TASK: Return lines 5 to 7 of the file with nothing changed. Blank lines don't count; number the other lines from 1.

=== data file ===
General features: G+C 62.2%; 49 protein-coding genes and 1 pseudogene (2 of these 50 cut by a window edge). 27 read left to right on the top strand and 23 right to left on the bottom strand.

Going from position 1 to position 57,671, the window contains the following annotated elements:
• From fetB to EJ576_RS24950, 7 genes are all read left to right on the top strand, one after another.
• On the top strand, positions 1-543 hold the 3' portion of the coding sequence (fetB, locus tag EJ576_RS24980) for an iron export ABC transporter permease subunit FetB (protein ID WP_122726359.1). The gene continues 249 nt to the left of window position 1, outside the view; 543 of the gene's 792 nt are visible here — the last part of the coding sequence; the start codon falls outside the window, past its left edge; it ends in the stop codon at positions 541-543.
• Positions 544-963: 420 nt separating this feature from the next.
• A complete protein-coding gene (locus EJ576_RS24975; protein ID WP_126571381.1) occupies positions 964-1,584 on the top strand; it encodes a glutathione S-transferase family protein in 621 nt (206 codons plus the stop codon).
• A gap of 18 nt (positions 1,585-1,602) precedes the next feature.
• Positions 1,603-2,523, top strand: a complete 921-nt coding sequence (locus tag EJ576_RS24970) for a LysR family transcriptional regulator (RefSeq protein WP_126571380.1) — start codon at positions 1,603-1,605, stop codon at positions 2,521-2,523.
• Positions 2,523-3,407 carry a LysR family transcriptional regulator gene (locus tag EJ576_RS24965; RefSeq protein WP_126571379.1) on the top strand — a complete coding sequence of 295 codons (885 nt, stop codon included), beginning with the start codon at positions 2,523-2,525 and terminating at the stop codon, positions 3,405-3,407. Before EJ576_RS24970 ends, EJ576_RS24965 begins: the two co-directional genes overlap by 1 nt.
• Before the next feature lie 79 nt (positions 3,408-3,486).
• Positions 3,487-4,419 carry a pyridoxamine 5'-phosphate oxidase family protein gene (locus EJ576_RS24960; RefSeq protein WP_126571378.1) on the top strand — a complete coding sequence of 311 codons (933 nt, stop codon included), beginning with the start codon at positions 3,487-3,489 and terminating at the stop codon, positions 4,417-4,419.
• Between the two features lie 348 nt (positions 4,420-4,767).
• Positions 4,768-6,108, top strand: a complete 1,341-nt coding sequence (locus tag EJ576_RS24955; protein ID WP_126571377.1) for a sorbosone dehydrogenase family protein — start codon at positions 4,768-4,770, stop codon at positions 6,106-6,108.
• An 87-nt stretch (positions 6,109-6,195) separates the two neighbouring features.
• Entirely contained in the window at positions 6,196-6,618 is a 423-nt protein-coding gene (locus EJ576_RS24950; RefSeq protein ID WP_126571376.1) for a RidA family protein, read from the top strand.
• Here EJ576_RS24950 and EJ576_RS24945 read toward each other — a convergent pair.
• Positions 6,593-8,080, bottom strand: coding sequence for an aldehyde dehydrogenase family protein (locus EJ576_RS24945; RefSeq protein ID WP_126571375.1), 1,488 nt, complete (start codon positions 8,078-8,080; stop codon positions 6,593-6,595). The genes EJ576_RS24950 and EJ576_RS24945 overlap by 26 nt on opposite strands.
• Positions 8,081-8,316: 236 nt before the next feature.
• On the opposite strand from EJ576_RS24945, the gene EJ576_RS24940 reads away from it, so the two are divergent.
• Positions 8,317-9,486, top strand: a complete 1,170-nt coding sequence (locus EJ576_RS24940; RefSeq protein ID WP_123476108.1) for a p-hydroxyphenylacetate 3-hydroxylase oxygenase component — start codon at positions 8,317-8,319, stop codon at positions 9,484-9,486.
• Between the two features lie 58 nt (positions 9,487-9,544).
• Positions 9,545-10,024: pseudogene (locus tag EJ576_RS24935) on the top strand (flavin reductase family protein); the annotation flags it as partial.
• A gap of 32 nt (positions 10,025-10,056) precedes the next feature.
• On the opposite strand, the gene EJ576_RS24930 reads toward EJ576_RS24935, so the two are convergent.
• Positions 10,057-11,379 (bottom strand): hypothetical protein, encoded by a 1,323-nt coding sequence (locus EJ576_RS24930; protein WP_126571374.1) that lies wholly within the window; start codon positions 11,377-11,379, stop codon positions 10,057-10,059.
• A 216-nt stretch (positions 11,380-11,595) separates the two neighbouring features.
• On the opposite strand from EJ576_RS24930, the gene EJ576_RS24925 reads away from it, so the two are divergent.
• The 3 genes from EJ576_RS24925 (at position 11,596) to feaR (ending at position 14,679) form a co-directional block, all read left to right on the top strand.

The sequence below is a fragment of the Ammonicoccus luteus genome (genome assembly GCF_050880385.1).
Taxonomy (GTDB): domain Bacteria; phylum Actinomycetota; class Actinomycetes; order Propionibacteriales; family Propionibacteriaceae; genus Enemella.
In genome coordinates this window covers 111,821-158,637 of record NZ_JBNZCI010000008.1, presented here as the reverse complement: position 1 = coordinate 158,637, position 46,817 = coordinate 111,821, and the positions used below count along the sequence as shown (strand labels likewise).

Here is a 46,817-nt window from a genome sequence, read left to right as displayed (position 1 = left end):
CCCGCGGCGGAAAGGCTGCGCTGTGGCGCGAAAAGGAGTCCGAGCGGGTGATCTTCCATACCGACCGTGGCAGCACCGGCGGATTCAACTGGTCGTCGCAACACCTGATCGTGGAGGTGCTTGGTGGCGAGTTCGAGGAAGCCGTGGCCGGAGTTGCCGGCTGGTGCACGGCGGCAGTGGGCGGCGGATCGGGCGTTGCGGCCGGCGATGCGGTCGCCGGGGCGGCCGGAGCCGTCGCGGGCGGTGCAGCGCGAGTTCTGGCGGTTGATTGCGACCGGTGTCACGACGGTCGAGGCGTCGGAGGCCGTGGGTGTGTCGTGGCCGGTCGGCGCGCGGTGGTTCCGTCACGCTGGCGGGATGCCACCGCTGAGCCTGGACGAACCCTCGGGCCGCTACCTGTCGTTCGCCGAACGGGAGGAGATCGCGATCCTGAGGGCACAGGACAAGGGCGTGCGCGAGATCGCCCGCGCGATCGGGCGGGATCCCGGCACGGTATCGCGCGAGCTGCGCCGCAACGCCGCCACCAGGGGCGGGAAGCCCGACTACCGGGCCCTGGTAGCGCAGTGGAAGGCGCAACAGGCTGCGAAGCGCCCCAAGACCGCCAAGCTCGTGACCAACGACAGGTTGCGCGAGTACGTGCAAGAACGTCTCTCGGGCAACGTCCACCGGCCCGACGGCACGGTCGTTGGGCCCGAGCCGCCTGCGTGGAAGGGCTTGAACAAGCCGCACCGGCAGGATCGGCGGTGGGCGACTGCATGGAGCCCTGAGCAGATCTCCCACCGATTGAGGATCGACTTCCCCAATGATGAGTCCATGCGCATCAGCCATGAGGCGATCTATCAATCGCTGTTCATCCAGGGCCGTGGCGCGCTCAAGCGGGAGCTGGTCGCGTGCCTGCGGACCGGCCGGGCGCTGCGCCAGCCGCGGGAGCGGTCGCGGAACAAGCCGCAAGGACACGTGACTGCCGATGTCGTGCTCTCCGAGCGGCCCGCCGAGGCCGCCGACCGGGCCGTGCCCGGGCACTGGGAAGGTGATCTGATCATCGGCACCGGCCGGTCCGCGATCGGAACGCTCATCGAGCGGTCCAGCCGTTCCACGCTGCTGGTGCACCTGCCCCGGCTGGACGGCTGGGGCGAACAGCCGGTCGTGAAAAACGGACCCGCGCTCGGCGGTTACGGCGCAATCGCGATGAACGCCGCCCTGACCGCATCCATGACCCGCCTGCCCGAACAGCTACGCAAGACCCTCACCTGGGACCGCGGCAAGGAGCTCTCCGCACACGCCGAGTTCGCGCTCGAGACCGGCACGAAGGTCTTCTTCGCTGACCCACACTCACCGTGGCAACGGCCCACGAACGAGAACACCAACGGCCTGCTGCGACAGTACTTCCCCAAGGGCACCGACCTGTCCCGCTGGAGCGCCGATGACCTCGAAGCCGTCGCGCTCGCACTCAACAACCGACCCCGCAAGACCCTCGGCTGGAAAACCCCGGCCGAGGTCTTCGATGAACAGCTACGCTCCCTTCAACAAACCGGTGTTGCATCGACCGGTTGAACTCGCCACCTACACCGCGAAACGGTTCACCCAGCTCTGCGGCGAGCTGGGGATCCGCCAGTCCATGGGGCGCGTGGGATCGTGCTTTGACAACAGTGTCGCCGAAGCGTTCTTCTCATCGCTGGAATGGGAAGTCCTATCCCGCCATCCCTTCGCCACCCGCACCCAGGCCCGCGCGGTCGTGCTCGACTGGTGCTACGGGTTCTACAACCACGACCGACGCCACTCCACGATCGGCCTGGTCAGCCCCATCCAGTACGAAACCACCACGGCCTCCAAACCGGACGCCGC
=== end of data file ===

• Positions 544-963: 420 nt separating this feature from the next.
• A complete protein-coding gene (locus EJ576_RS24975; protein ID WP_126571381.1) occupies positions 964-1,584 on the top strand; it encodes a glutathione S-transferase family protein in 621 nt (206 codons plus the stop codon).
• A gap of 18 nt (positions 1,585-1,602) precedes the next feature.